Sir Arthur C. Clarke was born in Somerset in 1917. He authored or co-authored over 100 books of science fiction and science fact, and conceived satellite communications in 1945. Among his science fiction classics was the short story ‘The Sentinel’ that formed the basis for 2001: A Space Odyssey, which he co-wrote with Stanley Kubrick with whom he shared an Oscar nomination for the screenplay.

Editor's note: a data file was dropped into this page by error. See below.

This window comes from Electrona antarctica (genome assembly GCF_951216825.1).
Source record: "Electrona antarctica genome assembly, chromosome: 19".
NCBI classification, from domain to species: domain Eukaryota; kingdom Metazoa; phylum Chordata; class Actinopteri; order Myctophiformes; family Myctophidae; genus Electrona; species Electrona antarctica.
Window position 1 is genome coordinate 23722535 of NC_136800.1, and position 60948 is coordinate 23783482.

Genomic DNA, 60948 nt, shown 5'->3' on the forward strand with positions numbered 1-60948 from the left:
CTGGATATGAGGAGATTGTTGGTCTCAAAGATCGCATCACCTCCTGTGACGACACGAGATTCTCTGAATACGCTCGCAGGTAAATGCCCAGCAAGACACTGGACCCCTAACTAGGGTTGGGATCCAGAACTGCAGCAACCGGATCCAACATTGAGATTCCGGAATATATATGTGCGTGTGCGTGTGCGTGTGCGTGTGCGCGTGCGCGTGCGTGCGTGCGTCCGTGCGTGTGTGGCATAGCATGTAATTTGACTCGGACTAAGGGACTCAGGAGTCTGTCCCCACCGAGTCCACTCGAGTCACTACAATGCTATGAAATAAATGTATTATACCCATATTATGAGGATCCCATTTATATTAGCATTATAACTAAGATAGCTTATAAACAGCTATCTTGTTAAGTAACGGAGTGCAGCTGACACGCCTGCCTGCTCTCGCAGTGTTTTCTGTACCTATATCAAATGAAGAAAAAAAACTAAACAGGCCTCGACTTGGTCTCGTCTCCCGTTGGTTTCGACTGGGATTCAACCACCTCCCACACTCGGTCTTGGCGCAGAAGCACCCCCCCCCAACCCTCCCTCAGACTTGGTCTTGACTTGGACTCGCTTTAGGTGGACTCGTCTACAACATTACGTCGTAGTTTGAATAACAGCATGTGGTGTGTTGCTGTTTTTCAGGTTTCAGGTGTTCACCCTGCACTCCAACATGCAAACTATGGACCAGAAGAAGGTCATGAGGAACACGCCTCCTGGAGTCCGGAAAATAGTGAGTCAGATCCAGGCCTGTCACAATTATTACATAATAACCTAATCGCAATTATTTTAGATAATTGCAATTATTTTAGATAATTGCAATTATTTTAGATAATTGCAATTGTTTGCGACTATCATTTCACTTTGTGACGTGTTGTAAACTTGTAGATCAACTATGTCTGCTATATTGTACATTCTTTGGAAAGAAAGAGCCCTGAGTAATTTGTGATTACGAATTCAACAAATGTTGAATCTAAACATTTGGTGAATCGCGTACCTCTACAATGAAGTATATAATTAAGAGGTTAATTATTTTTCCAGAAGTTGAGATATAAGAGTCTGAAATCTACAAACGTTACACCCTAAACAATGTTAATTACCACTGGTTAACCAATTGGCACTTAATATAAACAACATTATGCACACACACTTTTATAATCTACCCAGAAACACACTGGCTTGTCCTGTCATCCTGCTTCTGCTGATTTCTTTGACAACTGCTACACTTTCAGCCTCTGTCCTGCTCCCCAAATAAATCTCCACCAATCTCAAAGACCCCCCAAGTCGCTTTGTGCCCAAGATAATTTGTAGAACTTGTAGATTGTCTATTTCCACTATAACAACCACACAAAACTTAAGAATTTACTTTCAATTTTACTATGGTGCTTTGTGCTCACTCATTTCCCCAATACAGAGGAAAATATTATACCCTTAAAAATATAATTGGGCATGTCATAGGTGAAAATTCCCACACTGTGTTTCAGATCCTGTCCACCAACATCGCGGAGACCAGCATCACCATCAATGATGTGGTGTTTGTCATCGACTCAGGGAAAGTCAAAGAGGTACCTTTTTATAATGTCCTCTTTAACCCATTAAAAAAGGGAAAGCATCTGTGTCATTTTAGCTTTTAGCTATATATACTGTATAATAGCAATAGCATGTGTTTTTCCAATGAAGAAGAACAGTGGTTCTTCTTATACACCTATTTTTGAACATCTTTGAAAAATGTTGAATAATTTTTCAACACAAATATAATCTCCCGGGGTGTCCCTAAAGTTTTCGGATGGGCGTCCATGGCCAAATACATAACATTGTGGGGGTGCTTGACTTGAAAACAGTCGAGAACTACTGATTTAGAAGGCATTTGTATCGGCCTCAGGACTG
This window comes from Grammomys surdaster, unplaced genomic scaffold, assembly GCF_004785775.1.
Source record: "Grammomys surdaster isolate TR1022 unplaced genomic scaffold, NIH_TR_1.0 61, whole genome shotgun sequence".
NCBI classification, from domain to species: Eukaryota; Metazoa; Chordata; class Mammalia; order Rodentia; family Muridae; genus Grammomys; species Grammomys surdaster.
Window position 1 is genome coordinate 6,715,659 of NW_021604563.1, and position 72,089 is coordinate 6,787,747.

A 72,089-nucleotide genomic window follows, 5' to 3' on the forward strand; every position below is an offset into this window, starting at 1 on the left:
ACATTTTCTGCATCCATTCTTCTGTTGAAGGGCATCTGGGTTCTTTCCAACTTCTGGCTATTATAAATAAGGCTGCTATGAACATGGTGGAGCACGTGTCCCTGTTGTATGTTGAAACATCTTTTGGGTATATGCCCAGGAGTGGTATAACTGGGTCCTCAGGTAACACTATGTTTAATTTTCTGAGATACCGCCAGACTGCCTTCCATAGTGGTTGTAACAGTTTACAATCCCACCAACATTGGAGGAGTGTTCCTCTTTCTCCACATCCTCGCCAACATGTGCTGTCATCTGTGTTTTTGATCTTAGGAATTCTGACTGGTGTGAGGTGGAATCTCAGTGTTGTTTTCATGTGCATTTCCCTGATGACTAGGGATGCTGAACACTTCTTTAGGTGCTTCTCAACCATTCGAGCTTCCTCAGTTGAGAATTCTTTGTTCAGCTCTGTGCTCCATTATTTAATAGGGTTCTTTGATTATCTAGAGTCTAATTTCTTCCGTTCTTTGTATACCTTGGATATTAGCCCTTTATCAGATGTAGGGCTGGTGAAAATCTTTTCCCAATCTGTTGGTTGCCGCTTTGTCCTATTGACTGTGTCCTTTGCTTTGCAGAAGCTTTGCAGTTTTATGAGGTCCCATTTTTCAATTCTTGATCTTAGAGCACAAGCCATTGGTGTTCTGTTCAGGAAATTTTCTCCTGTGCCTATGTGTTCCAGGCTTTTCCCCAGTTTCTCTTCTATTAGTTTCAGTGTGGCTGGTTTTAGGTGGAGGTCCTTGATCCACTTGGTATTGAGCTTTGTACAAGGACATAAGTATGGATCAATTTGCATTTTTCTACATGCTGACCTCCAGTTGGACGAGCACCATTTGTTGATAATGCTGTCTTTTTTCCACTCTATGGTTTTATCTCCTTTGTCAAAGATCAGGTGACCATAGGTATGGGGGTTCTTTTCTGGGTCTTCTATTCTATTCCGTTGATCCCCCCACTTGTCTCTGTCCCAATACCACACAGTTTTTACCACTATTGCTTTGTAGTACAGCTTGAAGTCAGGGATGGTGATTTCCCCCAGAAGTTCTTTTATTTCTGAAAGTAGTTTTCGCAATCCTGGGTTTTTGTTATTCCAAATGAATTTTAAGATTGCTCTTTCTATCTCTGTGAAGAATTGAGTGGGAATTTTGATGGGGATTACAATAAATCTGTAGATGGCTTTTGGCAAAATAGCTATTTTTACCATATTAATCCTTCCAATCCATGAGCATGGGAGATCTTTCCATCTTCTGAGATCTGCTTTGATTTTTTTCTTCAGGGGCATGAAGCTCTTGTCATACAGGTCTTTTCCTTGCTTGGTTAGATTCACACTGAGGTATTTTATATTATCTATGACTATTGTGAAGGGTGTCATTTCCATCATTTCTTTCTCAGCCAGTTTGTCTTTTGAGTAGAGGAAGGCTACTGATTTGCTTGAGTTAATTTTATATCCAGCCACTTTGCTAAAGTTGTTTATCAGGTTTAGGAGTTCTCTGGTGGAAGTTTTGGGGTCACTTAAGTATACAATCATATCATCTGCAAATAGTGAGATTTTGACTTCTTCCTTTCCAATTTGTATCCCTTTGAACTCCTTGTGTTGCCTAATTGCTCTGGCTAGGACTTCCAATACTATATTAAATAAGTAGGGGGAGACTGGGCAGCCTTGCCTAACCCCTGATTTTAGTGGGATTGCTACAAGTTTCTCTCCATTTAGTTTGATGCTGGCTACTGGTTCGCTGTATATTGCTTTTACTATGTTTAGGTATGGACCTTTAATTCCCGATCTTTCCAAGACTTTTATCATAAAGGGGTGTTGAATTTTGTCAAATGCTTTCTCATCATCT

His honours include several Doctorates in science and literature, a Franklin Institute Gold Medal, the Marconi Fellowship, the Charles A. Lindbergh Award, the UNESCO-Kalinga Prize. In 1989 the Queen awarded him a CBE, and in 1998 he was knighted in the New Year’s Honours List.
He lived in Sri Lanka from 1956 and died there in March 2008, at his home, shortly after completing his final book, The Last Theorem.